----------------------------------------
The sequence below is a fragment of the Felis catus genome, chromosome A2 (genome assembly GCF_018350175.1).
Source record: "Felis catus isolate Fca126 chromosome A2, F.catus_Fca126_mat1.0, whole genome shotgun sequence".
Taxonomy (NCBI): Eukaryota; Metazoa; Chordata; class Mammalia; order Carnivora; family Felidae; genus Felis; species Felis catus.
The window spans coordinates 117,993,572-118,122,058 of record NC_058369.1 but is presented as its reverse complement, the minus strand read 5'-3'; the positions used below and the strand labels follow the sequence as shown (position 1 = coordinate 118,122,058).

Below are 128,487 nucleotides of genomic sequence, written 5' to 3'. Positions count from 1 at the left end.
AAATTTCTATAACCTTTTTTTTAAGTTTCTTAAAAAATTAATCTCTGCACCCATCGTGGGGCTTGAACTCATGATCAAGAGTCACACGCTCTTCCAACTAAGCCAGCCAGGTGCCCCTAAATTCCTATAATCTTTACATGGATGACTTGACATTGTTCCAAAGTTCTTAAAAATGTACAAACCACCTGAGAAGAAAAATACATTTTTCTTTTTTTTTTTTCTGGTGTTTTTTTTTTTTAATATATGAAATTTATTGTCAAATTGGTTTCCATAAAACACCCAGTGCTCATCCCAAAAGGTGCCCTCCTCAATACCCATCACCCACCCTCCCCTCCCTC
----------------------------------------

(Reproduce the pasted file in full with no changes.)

The sequence below is a fragment of the Felis catus genome, chromosome A2 (genome assembly GCF_018350175.1).
Source record: "Felis catus isolate Fca126 chromosome A2, F.catus_Fca126_mat1.0, whole genome shotgun sequence".
Taxonomy (NCBI): Eukaryota; Metazoa; Chordata; class Mammalia; order Carnivora; family Felidae; genus Felis; species Felis catus.
The window spans coordinates 117,993,572-118,122,058 of record NC_058369.1 but is presented as its reverse complement, the minus strand read 5'-3'; the positions used below and the strand labels follow the sequence as shown (position 1 = coordinate 118,122,058).

Below are 128,487 nucleotides of genomic sequence, written 5' to 3'. Positions count from 1 at the left end.
AAATTTCTATAACCTTTTTTTTAAGTTTCTTAAAAAATTAATCTCTGCACCCATCGTGGGGCTTGAACTCATGATCAAGAGTCACACGCTCTTCCAACTAAGCCAGCCAGGTGCCCCTAAATTCCTATAATCTTTACATGGATGACTTGACATTGTTCCAAAGTTCTTAAAAATGTACAAACCACCTGAGAAGAAAAATACATTTTTCTTTTTTTTTTTTCTGGTGTTTTTTTTTTTTAATATATGAAATTTATTGTCAAATTGGTTTCCATAAAACACCCAGTGCTCATCCCAAAAGGTGCCCTCCTCAATACCCATCACCCACCCTCCCCTCCCTC